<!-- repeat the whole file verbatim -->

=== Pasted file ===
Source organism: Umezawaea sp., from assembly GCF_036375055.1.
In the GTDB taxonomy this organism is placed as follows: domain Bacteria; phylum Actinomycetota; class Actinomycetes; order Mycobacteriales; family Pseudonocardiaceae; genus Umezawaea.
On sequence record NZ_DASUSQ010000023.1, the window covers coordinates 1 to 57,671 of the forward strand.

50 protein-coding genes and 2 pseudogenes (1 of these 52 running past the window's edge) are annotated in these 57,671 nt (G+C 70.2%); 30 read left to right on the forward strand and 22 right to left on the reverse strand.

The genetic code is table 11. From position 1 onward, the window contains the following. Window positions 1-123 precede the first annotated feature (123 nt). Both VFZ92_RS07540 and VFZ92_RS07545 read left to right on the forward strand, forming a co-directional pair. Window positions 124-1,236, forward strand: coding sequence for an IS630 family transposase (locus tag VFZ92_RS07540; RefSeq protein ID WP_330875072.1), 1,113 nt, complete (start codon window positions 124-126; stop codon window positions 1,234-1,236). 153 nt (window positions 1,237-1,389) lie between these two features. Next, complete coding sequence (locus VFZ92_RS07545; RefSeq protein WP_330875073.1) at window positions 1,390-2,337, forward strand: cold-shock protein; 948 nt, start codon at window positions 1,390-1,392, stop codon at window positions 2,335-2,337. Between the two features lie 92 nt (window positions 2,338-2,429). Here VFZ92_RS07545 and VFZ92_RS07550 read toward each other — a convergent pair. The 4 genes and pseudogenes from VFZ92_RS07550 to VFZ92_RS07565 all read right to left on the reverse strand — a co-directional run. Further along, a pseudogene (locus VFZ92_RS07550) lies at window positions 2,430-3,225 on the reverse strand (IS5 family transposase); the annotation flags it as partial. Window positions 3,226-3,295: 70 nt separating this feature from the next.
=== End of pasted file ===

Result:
Source organism: Umezawaea sp., from assembly GCF_036375055.1.
In the GTDB taxonomy this organism is placed as follows: domain Bacteria; phylum Actinomycetota; class Actinomycetes; order Mycobacteriales; family Pseudonocardiaceae; genus Umezawaea.
On sequence record NZ_DASUSQ010000023.1, the window covers coordinates 1 to 57,671 of the forward strand.

50 protein-coding genes and 2 pseudogenes (1 of these 52 running past the window's edge) are annotated in these 57,671 nt (G+C 70.2%); 30 read left to right on the forward strand and 22 right to left on the reverse strand.

The genetic code is table 11. From position 1 onward, the window contains the following. Window positions 1-123 precede the first annotated feature (123 nt). Both VFZ92_RS07540 and VFZ92_RS07545 read left to right on the forward strand, forming a co-directional pair. Window positions 124-1,236, forward strand: coding sequence for an IS630 family transposase (locus tag VFZ92_RS07540; RefSeq protein ID WP_330875072.1), 1,113 nt, complete (start codon window positions 124-126; stop codon window positions 1,234-1,236). 153 nt (window positions 1,237-1,389) lie between these two features. Next, complete coding sequence (locus VFZ92_RS07545; RefSeq protein WP_330875073.1) at window positions 1,390-2,337, forward strand: cold-shock protein; 948 nt, start codon at window positions 1,390-1,392, stop codon at window positions 2,335-2,337. Between the two features lie 92 nt (window positions 2,338-2,429). Here VFZ92_RS07545 and VFZ92_RS07550 read toward each other — a convergent pair. The 4 genes and pseudogenes from VFZ92_RS07550 to VFZ92_RS07565 all read right to left on the reverse strand — a co-directional run. Further along, a pseudogene (locus VFZ92_RS07550) lies at window positions 2,430-3,225 on the reverse strand (IS5 family transposase); the annotation flags it as partial. Window positions 3,226-3,295: 70 nt separating this feature from the next.